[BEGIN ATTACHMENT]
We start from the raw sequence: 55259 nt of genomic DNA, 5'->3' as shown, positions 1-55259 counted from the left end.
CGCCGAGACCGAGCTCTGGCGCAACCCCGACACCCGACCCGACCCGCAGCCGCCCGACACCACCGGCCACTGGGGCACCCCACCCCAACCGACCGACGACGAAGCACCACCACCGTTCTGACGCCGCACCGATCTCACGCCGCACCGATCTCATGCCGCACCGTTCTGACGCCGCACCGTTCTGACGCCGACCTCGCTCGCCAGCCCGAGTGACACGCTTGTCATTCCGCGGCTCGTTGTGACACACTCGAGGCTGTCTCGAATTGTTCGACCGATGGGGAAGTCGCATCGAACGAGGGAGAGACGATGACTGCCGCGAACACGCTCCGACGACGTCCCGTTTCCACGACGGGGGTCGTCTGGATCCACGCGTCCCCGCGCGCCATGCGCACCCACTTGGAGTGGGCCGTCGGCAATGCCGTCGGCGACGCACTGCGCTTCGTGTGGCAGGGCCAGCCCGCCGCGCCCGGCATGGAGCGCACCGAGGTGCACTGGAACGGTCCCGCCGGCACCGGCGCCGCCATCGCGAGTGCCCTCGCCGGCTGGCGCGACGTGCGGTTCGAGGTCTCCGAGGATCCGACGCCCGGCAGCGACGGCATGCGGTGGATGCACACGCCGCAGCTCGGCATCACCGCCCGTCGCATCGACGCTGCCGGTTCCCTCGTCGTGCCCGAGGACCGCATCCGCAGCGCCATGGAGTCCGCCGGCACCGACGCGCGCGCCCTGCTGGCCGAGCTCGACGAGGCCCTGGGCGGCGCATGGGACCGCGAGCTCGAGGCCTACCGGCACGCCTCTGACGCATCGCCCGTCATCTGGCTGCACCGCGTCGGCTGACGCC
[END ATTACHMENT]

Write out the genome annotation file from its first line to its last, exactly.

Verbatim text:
We start from the raw sequence: 55259 nt of genomic DNA, 5'->3' as shown, positions 1-55259 counted from the left end.
CGCCGAGACCGAGCTCTGGCGCAACCCCGACACCCGACCCGACCCGCAGCCGCCCGACACCACCGGCCACTGGGGCACCCCACCCCAACCGACCGACGACGAAGCACCACCACCGTTCTGACGCCGCACCGATCTCACGCCGCACCGATCTCATGCCGCACCGTTCTGACGCCGCACCGTTCTGACGCCGACCTCGCTCGCCAGCCCGAGTGACACGCTTGTCATTCCGCGGCTCGTTGTGACACACTCGAGGCTGTCTCGAATTGTTCGACCGATGGGGAAGTCGCATCGAACGAGGGAGAGACGATGACTGCCGCGAACACGCTCCGACGACGTCCCGTTTCCACGACGGGGGTCGTCTGGATCCACGCGTCCCCGCGCGCCATGCGCACCCACTTGGAGTGGGCCGTCGGCAATGCCGTCGGCGACGCACTGCGCTTCGTGTGGCAGGGCCAGCCCGCCGCGCCCGGCATGGAGCGCACCGAGGTGCACTGGAACGGTCCCGCCGGCACCGGCGCCGCCATCGCGAGTGCCCTCGCCGGCTGGCGCGACGTGCGGTTCGAGGTCTCCGAGGATCCGACGCCCGGCAGCGACGGCATGCGGTGGATGCACACGCCGCAGCTCGGCATCACCGCCCGTCGCATCGACGCTGCCGGTTCCCTCGTCGTGCCCGAGGACCGCATCCGCAGCGCCATGGAGTCCGCCGGCACCGACGCGCGCGCCCTGCTGGCCGAGCTCGACGAGGCCCTGGGCGGCGCATGGGACCGCGAGCTCGAGGCCTACCGGCACGCCTCTGACGCATCGCCCGTCATCTGGCTGCACCGCGTCGGCTGACGCC